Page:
Daily webcast

Bulgarian National Radio © 2021 All Rights Reserved

Shortage of doctors and nurses – a chronic problem in healthcare

Photo: BGNES

More than 500 medical workers leave Bulgaria every year. With the start of the Covid crisis and the strain on the healthcare system, the shortage of medical workers reached a critical point. At this point statistical data are staggering – at medical establishments there is a shortage of 470 doctors and 26,000 nurses! In villages the situation is even worse, with only 20% of the openings for doctors being filled. In 10-15 years the shortage of medical workers will reach breaking point, as now one-third of all doctors are over the age of 50.

According to National Statistical Institute data, the number of general practitioners in the entire country is 4,015, but the number of young people applying to study for “medical specialist in healthcare” has more than halved. 

From 635 applicants in 2011, in the space of just ten years the number of applicants has shrunk to 286, Prof. Dobromir Dimitrov, Rector of the Medical University in Pleven said in an interview for the BNR’s Horizont channel, and the main reason for this is:

“The low pay, the bad working conditions, the fact that it is a difficult profession as a whole. The young people applying to university, once they find out what awaits them on the labour market, they change their minds and no longer want to apply in these fields.”


The number of healthcare professionals at the end of last year stood at 45,000, nevertheless the shortage of nurses is a tendency. Professor Dimitrov:

“The nurse-doctor ratio is 0.9 to 1, even though the requirement is for 2 to 1. The state must intervene here to protect the specialties “nurse” and “midwife” so that we can have more applicants, i.e. so that we can make this profession more desirable to the young people applying to university.”

One of the young nurses who are still dedicated to the idea of tending to the sick is Mariela Budina. She obtained her education in Sofia, and is now practicing at one of the hospitals in the capital city.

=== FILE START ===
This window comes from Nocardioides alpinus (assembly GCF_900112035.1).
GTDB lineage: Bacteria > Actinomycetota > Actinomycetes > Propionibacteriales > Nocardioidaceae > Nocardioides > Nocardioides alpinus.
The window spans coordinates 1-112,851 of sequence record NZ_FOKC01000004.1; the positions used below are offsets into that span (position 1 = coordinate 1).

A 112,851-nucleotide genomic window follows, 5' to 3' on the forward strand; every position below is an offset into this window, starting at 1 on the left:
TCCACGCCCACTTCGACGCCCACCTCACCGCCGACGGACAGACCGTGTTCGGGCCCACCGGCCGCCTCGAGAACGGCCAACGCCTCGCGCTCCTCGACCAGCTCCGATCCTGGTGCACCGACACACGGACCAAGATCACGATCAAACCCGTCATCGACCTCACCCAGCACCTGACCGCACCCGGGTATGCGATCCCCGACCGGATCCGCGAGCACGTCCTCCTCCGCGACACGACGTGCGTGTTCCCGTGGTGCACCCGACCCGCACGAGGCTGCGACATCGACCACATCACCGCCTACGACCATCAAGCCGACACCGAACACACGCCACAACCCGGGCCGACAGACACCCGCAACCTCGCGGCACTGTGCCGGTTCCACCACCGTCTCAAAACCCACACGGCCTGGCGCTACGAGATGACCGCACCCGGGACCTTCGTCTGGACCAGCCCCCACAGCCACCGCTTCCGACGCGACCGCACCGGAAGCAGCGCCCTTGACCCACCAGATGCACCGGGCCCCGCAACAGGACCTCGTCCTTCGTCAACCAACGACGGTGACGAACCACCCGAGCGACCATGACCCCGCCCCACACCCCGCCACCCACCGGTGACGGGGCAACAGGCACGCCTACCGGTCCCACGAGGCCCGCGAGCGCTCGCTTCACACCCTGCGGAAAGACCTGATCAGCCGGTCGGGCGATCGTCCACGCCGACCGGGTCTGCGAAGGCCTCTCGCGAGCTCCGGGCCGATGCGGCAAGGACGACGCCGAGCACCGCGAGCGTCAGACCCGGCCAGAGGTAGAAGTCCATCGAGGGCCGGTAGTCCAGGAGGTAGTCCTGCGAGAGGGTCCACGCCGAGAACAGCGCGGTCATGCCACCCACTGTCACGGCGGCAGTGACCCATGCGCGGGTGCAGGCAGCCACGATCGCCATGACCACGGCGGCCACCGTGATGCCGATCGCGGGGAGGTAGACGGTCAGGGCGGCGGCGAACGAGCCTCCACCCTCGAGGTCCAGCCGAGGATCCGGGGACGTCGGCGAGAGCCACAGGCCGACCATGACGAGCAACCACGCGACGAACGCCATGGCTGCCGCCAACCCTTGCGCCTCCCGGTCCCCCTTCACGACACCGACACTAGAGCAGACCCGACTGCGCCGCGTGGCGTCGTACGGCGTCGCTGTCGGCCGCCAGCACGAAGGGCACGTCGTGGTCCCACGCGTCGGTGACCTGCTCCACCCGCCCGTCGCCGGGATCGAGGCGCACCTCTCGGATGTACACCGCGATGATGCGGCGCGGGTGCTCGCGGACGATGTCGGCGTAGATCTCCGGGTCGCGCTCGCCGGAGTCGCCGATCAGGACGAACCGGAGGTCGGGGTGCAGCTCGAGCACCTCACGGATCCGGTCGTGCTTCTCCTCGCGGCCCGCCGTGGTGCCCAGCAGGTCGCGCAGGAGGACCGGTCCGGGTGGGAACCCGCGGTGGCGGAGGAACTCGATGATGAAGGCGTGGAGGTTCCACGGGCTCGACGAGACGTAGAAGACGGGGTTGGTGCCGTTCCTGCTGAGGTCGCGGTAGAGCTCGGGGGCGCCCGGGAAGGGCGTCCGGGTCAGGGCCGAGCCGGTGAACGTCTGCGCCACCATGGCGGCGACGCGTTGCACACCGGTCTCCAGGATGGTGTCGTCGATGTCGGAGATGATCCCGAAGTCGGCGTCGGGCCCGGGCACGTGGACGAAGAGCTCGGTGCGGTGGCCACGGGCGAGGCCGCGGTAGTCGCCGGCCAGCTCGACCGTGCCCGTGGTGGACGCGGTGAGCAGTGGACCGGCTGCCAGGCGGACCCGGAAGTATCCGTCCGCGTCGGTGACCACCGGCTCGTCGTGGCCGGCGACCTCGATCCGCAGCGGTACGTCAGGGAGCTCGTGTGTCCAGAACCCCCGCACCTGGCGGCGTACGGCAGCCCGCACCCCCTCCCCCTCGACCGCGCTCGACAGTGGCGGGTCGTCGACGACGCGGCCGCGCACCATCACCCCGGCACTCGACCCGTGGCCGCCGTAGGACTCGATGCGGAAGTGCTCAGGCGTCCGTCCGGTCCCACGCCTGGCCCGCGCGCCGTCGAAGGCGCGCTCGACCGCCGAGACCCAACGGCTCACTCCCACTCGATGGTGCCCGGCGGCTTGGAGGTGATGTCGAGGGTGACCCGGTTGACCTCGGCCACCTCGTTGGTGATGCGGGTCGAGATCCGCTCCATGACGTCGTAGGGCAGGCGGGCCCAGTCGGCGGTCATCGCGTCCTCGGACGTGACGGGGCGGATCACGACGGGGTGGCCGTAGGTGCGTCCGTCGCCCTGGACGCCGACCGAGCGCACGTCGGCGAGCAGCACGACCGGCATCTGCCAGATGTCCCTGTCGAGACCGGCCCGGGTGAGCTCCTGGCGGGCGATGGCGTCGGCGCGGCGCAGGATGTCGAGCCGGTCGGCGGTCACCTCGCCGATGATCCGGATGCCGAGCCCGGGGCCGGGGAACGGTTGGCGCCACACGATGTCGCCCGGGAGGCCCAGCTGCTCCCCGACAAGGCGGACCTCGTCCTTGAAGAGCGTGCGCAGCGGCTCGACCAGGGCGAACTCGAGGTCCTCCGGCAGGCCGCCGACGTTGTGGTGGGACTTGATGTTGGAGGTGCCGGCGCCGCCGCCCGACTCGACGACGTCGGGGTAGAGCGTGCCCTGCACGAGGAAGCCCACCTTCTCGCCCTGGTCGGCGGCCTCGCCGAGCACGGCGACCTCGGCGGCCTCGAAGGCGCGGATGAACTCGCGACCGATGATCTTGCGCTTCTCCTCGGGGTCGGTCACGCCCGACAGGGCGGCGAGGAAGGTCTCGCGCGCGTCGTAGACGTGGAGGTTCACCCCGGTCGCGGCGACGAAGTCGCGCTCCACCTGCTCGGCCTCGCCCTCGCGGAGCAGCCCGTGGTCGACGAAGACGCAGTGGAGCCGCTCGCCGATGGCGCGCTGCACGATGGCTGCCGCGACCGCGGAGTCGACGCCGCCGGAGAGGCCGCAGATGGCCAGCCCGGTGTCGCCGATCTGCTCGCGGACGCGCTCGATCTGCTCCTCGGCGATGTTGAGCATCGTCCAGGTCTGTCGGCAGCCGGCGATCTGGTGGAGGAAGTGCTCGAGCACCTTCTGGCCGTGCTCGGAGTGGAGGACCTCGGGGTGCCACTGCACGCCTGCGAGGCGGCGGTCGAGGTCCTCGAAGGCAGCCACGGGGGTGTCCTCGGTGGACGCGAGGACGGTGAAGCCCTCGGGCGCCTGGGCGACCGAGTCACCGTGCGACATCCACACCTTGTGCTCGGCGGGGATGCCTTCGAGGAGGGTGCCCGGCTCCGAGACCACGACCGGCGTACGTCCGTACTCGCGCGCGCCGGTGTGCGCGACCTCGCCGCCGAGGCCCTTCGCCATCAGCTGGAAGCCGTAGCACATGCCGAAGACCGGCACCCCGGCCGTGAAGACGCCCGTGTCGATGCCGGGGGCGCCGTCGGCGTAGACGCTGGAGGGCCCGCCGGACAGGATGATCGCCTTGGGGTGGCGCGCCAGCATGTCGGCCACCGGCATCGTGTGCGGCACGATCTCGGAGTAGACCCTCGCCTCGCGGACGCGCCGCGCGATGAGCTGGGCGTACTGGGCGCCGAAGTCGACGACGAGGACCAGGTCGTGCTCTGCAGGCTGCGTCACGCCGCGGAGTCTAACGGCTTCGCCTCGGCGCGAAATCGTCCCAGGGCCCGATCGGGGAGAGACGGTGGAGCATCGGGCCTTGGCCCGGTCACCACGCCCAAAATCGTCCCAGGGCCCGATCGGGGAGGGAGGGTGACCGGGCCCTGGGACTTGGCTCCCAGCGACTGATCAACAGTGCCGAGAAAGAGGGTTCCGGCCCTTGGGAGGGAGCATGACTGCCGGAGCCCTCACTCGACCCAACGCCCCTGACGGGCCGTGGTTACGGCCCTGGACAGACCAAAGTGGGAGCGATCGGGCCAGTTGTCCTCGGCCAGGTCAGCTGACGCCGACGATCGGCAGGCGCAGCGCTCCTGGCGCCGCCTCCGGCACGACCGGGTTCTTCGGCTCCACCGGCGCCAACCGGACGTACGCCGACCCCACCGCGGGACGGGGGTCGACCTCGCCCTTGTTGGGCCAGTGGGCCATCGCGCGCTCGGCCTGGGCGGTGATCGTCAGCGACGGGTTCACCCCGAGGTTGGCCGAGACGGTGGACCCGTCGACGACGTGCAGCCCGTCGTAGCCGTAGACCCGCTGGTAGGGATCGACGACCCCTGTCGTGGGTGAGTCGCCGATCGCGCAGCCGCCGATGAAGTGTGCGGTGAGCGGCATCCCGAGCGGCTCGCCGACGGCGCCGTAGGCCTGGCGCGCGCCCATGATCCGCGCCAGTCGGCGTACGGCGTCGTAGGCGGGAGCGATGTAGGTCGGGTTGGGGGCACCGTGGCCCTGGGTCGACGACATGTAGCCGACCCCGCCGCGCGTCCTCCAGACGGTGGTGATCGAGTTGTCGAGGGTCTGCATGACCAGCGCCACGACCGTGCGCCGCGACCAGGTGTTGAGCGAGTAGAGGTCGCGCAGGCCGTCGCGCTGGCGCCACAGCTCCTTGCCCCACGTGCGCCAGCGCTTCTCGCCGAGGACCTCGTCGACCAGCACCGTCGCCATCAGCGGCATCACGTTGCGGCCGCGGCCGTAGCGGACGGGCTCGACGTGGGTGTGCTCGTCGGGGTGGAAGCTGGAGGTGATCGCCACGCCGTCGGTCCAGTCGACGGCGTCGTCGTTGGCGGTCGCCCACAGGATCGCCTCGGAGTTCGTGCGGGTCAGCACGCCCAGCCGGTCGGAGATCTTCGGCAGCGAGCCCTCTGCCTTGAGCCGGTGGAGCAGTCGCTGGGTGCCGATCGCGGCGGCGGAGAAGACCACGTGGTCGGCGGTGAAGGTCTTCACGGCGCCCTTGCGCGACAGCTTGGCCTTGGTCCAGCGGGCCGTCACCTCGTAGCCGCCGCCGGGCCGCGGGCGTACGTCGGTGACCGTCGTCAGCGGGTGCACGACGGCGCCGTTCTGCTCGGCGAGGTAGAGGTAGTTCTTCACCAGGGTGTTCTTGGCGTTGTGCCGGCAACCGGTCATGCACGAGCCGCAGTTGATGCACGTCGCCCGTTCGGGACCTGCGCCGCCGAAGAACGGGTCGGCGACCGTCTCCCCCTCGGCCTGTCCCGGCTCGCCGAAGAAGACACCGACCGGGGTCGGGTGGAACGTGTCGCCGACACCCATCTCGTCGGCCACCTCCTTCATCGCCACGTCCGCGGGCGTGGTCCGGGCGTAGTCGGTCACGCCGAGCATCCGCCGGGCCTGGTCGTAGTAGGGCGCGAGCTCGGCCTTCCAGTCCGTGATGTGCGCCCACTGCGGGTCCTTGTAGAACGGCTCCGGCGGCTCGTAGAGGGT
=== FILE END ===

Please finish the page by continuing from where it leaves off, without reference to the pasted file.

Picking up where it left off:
“I chose this profession because I want to help people and I see the gratitude in their eyes. I have spent two years abroad. I was in Great Britain but I decided to come back to Bulgaria. There, you have to wait for months for a check-up or a procedure, in Bulgaria that is not so.”

At the beginning of the month the Ministry of Health proposed to the Ministry of Education that the profession of “nurse” be declared protected. According to the definition in the Vocational Education and Training Act, a protected profession is “a profession which is important for the economic development of the respective sphere and in respect whereof there is a proven need of qualified specialists on the labour market”.

Interviews by Horizont channel, BNR

Editing by Yoan Kolev

Photos: BGNES and library

More from category

Nowhere will you feel better than at home in Bulgaria

More than 360,000 Bulgarians live in Germany. The number shows that Germany is one of the most preferred places for Bulgarians, giving them the opportunity to start a new life. Of course, the price each emigrant pays is different. For..

published on 10/19/21 4:10 PM

Targeted breeding campaign for an endangered fish species – the brown trout

A 10-kilometre section of a river, a tributary of the River Iskar, has been planted with 10,000 trout fingerlings in this year’s edition of the initiative “Give the brown trout a chance”. The brown trout is one of the most endangered..

published on 10/17/21 9:35 AM

"Antarctic Cuisine" - a "tasty" story about life of polar explorers

"No one is greater than bread," an old Bulgarian saying goes and these days we have learned that the Antarctic scientists also stick to this ancient wisdom. The unique bilingual book "Antarctic Cuisine", in Bulgarian and English, has already been..

published on 10/17/21 9:05 AM